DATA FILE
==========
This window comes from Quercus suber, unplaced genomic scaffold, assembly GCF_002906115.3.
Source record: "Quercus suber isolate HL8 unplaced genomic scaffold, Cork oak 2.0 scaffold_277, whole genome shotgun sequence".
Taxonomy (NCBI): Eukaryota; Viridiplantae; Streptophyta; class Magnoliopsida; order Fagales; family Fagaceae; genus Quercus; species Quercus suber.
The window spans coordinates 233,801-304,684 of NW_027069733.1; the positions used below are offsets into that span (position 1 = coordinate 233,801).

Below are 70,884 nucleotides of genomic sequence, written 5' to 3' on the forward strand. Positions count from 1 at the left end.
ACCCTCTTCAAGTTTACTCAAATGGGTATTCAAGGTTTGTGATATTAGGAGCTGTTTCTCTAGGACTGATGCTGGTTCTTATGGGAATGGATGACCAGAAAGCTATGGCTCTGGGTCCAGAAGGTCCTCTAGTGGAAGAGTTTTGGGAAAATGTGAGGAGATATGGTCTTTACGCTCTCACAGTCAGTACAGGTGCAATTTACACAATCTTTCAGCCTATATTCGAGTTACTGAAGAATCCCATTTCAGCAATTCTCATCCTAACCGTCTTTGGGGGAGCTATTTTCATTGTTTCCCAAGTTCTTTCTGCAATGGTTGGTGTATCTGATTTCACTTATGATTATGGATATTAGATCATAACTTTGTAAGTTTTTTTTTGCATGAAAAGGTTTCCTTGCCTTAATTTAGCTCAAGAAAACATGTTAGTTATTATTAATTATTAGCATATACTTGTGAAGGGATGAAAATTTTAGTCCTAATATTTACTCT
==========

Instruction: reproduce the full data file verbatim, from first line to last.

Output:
This window comes from Quercus suber, unplaced genomic scaffold, assembly GCF_002906115.3.
Source record: "Quercus suber isolate HL8 unplaced genomic scaffold, Cork oak 2.0 scaffold_277, whole genome shotgun sequence".
Taxonomy (NCBI): Eukaryota; Viridiplantae; Streptophyta; class Magnoliopsida; order Fagales; family Fagaceae; genus Quercus; species Quercus suber.
The window spans coordinates 233,801-304,684 of NW_027069733.1; the positions used below are offsets into that span (position 1 = coordinate 233,801).

Below are 70,884 nucleotides of genomic sequence, written 5' to 3' on the forward strand. Positions count from 1 at the left end.
ACCCTCTTCAAGTTTACTCAAATGGGTATTCAAGGTTTGTGATATTAGGAGCTGTTTCTCTAGGACTGATGCTGGTTCTTATGGGAATGGATGACCAGAAAGCTATGGCTCTGGGTCCAGAAGGTCCTCTAGTGGAAGAGTTTTGGGAAAATGTGAGGAGATATGGTCTTTACGCTCTCACAGTCAGTACAGGTGCAATTTACACAATCTTTCAGCCTATATTCGAGTTACTGAAGAATCCCATTTCAGCAATTCTCATCCTAACCGTCTTTGGGGGAGCTATTTTCATTGTTTCCCAAGTTCTTTCTGCAATGGTTGGTGTATCTGATTTCACTTATGATTATGGATATTAGATCATAACTTTGTAAGTTTTTTTTTGCATGAAAAGGTTTCCTTGCCTTAATTTAGCTCAAGAAAACATGTTAGTTATTATTAATTATTAGCATATACTTGTGAAGGGATGAAAATTTTAGTCCTAATATTTACTCT